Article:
Tools & resources

As a marketing analyst, you have a wealth of options for your tech stack. Here are a few of the most popular tools and resources within the industry:

Google Analytics

A staple among marketers. Google Analytics is a free web analytics tool that allows you to track and analyze website data. It’s a great tool for understanding customer behavior, identifying areas of improvement, and measuring the effectiveness of your marketing campaigns.


A data visualization tool that can help you turn complex data sets into easy-to-understand visuals. Tableau includes a wide range of features for data analysis and can be used to create graphs, charts, and interactive dashboards.


Hubspot is an inbound marketing software platform that offers a robust set of tools for managing and analyzing marketing campaigns. It includes features dedicated to analytics, email marketing, and lead generation.  tools for email marketing, lead generation, and customer relationship management (CRM). It’s a great tool for managing all aspects of your marketing campaigns in one place.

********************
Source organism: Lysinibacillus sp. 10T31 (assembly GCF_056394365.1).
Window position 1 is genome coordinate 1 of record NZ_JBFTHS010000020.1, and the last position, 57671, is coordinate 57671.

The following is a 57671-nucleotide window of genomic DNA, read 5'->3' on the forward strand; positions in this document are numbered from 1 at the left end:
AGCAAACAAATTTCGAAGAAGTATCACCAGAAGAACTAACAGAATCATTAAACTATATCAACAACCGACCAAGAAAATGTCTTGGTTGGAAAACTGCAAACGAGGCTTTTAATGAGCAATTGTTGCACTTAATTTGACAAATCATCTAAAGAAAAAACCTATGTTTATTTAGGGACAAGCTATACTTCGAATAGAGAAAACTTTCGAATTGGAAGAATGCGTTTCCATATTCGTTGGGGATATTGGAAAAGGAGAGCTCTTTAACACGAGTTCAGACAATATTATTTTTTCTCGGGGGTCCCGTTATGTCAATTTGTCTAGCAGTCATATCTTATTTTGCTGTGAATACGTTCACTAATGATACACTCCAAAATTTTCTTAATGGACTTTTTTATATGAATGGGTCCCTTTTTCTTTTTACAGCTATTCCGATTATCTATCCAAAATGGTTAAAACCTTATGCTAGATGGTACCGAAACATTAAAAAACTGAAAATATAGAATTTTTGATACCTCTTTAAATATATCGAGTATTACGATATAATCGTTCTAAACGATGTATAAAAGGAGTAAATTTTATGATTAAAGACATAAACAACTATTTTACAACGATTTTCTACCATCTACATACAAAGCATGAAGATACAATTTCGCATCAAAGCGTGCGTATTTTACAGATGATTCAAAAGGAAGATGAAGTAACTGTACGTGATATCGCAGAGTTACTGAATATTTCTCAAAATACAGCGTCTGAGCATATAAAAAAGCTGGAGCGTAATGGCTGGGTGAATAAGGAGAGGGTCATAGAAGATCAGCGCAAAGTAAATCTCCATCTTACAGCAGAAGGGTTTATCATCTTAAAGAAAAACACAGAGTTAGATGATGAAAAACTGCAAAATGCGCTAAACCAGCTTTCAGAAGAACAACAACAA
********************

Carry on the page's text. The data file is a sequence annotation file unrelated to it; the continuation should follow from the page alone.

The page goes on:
Google Analytics Academy

No need to fret if your hands-on experience with Google Analytics is limited. Google Analytics Academy is a free online learning platform that offers courses on mastering the platform, covering everything from basic analytics concepts to more advanced topics such as custom reporting.


Coursera is an online learning platform that offers a wide range of certifications spanning on marketing, analytics, and a diverse range of disciplines. The site is extremely beneficial for junior marketers looking to improve their skills or any professional exploring new career paths.

As a marketing analyst, you’ll have the opportunity to tangibly impact your company’s marketing strategies. Familiarizing yourself with the fundamentals of marketing analytics and leveraging the power of data positions you as a valuable asset to any company and can help you succeed in a competitive industry.

Want to learn more about a career as a marketing analyst? Read our in-depth marketing analytics career guide!